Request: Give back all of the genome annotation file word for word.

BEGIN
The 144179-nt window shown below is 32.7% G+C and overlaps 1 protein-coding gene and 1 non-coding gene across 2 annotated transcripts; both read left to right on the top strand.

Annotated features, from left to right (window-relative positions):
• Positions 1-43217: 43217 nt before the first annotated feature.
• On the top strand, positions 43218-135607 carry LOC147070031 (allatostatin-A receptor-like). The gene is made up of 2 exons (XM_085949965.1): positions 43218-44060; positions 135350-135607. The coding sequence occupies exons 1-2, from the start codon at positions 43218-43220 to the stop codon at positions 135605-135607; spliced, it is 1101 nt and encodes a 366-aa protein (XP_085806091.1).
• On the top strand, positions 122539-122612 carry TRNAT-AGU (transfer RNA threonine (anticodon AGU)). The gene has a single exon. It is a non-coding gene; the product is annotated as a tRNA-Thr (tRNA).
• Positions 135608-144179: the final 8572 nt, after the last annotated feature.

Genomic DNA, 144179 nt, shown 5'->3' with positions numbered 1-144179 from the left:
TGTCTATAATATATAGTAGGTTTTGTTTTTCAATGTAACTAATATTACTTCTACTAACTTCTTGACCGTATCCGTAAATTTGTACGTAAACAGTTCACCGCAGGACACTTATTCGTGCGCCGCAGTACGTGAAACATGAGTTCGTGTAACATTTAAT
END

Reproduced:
The 144179-nt window shown below is 32.7% G+C and overlaps 1 protein-coding gene and 1 non-coding gene across 2 annotated transcripts; both read left to right on the top strand.

Annotated features, from left to right (window-relative positions):
• Positions 1-43217: 43217 nt before the first annotated feature.
• On the top strand, positions 43218-135607 carry LOC147070031 (allatostatin-A receptor-like). The gene is made up of 2 exons (XM_085949965.1): positions 43218-44060; positions 135350-135607. The coding sequence occupies exons 1-2, from the start codon at positions 43218-43220 to the stop codon at positions 135605-135607; spliced, it is 1101 nt and encodes a 366-aa protein (XP_085806091.1).
• On the top strand, positions 122539-122612 carry TRNAT-AGU (transfer RNA threonine (anticodon AGU)). The gene has a single exon. It is a non-coding gene; the product is annotated as a tRNA-Thr (tRNA).
• Positions 135608-144179: the final 8572 nt, after the last annotated feature.

Genomic DNA, 144179 nt, shown 5'->3' with positions numbered 1-144179 from the left:
TGTCTATAATATATAGTAGGTTTTGTTTTTCAATGTAACTAATATTACTTCTACTAACTTCTTGACCGTATCCGTAAATTTGTACGTAAACAGTTCACCGCAGGACACTTATTCGTGCGCCGCAGTACGTGAAACATGAGTTCGTGTAACATTTAAT